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WWF works to sustain the natural world for the benefit of people and wildlife, collaborating with partners from local to global levels in nearly 100 countries.
Forty percent of the food we grow is lost or wasted each year. Globally, food loss and waste (FLW) is responsible for 10% of greenhouse gas emissions, producing profound implications for climate, ecosystems, and society.i At the same time, rates of food insecurity continue to skyrocket. In 2022, nearly 828 million people faced acute food insecurity, an increase of more than 60% since 2019.ii These numbers are only expected to grow as climate change continues.
The current food system is linear and was organized to achieve economies of scale and low prices, with waste seen as a tolerated end product. But opportunities exist to disrupt this linear model—and reverse its negative outcomes—by introducing circularity into food cultivation and production. Circularity considers the entire life cycle of food, including its societal and environmental costs, and supports alternative models for waste prevention and upcycling.
FLW investments can yield significant financial, social, and environmental returns. For example, investing $14 billion annually for 10 years into US food waste solutions could return $73 billion in annual net financial benefits and generate significant environmental gains, such as reducing food waste by 45 million tons, eliminating 75 million metric tons of GHG, and saving 4 trillion gallons of water – in addition to recovering 4 billion meals each year.iii Yet, to date, FLW startups have had difficulty scaling with traditional investment capital as funders in the space are mainly driven by current consumer trends and seek fast-growth companies with high margin potential. This financing hurdle has made it hard for the sector to grow.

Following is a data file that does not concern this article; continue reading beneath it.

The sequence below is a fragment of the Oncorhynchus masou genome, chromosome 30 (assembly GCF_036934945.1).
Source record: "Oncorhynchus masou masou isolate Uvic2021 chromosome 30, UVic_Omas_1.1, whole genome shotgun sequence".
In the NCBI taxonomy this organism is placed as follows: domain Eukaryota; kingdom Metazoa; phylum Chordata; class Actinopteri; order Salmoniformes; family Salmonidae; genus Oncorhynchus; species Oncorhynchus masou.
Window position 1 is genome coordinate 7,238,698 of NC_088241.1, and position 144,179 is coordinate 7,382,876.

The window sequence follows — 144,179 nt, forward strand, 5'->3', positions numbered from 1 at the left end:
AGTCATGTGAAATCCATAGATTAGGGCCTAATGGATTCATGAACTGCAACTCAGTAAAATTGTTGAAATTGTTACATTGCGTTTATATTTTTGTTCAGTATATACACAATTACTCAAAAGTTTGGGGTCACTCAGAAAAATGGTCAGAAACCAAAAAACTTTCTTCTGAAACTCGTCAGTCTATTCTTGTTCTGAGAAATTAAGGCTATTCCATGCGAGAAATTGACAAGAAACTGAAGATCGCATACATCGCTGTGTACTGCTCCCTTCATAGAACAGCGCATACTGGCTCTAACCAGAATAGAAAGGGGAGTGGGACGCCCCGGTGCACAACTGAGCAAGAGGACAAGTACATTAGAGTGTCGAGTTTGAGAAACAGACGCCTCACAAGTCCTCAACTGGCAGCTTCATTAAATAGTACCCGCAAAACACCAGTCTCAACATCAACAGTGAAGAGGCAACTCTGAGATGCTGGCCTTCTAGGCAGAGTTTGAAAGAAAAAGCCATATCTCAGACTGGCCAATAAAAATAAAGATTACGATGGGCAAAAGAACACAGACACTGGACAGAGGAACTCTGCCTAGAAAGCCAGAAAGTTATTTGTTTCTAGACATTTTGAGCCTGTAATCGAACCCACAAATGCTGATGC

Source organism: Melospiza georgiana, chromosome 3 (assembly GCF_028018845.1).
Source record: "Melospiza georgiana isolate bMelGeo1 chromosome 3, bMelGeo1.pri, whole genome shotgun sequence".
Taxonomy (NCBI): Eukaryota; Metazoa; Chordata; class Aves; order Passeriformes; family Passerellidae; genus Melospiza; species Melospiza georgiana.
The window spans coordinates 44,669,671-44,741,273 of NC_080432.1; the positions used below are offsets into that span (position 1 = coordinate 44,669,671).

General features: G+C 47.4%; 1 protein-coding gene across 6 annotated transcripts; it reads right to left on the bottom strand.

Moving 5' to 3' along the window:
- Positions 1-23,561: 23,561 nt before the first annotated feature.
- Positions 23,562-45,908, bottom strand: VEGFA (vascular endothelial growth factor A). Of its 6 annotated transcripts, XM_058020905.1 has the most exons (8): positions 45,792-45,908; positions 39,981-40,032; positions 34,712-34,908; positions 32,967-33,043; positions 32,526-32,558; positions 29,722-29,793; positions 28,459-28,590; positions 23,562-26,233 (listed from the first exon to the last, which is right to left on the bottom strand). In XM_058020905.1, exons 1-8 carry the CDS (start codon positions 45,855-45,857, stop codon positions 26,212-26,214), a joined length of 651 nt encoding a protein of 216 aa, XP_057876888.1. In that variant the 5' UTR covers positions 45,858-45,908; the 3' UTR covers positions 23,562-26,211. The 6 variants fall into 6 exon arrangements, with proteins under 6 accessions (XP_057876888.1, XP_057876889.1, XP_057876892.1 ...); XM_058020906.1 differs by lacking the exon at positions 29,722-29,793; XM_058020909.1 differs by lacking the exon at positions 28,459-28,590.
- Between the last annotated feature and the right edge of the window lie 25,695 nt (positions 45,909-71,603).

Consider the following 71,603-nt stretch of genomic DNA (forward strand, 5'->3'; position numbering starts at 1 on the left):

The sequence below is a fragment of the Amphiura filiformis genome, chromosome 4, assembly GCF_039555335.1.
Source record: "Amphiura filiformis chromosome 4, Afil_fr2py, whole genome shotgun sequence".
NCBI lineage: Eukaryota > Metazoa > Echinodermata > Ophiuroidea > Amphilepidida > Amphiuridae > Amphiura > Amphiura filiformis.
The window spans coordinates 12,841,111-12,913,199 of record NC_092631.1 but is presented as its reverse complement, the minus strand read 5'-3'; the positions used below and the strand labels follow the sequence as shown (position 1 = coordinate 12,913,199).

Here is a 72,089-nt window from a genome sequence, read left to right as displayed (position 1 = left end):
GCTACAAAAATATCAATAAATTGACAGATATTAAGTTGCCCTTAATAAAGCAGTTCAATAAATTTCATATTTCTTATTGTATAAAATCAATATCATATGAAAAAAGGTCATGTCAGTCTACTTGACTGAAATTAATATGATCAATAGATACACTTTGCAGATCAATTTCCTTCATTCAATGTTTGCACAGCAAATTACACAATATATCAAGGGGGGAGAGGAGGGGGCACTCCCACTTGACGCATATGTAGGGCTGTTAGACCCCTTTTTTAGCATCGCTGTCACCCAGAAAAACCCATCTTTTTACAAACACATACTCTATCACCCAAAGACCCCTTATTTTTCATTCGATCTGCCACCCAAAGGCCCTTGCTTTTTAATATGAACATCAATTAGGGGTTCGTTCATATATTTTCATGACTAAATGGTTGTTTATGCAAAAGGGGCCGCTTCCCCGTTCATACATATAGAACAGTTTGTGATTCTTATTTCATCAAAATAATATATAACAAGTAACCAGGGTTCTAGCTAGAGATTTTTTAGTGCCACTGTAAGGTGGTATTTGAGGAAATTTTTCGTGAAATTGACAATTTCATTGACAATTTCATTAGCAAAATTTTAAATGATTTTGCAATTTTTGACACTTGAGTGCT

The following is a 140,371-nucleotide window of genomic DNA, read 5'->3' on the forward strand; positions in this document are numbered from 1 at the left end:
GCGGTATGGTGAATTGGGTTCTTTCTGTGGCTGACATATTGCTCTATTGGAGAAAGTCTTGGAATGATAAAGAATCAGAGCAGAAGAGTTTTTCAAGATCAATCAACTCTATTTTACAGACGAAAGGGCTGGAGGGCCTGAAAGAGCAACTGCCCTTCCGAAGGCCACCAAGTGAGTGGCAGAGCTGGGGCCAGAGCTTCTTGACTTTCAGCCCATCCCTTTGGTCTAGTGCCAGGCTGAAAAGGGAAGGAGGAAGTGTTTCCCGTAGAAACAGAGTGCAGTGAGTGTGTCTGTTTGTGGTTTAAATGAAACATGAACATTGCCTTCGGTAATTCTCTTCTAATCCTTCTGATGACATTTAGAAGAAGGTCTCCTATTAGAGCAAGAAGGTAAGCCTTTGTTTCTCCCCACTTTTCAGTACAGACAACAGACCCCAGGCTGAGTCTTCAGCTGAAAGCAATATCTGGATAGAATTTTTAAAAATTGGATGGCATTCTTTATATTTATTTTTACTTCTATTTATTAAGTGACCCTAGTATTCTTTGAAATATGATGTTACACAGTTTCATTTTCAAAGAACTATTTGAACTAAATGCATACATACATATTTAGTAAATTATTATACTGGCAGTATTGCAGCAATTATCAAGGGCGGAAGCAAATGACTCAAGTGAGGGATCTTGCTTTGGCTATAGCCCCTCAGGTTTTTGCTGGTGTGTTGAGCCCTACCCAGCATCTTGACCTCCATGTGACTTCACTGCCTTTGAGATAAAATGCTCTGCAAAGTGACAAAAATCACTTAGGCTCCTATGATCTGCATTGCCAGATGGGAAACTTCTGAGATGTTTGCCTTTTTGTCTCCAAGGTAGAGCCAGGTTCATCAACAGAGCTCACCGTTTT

WWF Impact invests in early-stage innovations that directly address food waste, food loss, waste-to-feed, and sustainable food packaging to promote circular and resilient systems in developed and developing markets. Reducing food waste and loss will decrease agricultural expansion and redirect surplus food to benefit food insecure communities. Bringing impact investing to such innovations can significantly advance the circular food economy, as these innovations take what has traditionally been considered “waste” and generate new products, services, and profitability from the discard nutrients and resources. This includes companies focused on upcycling and byproduct valorization, in which surplus or discarded food is recovered to create and sell new products. Similarly, companies might take surplus food that was previously directed towards the landfill or left in fields and produce feed that can be used in livestock, pet, and poultry supply chains.
i. World Wildlife Fund. “We’re losing 40% of the food we produce. Here’s how to stop food waste.” 19 Aug 2021.
ii. World Food Programme. “A Global Food Crisis.” 2022.
iii. ReFED. "Food waste is a solvable problem - here's how to do it." 2022. ReFED Capital Tracker. 2022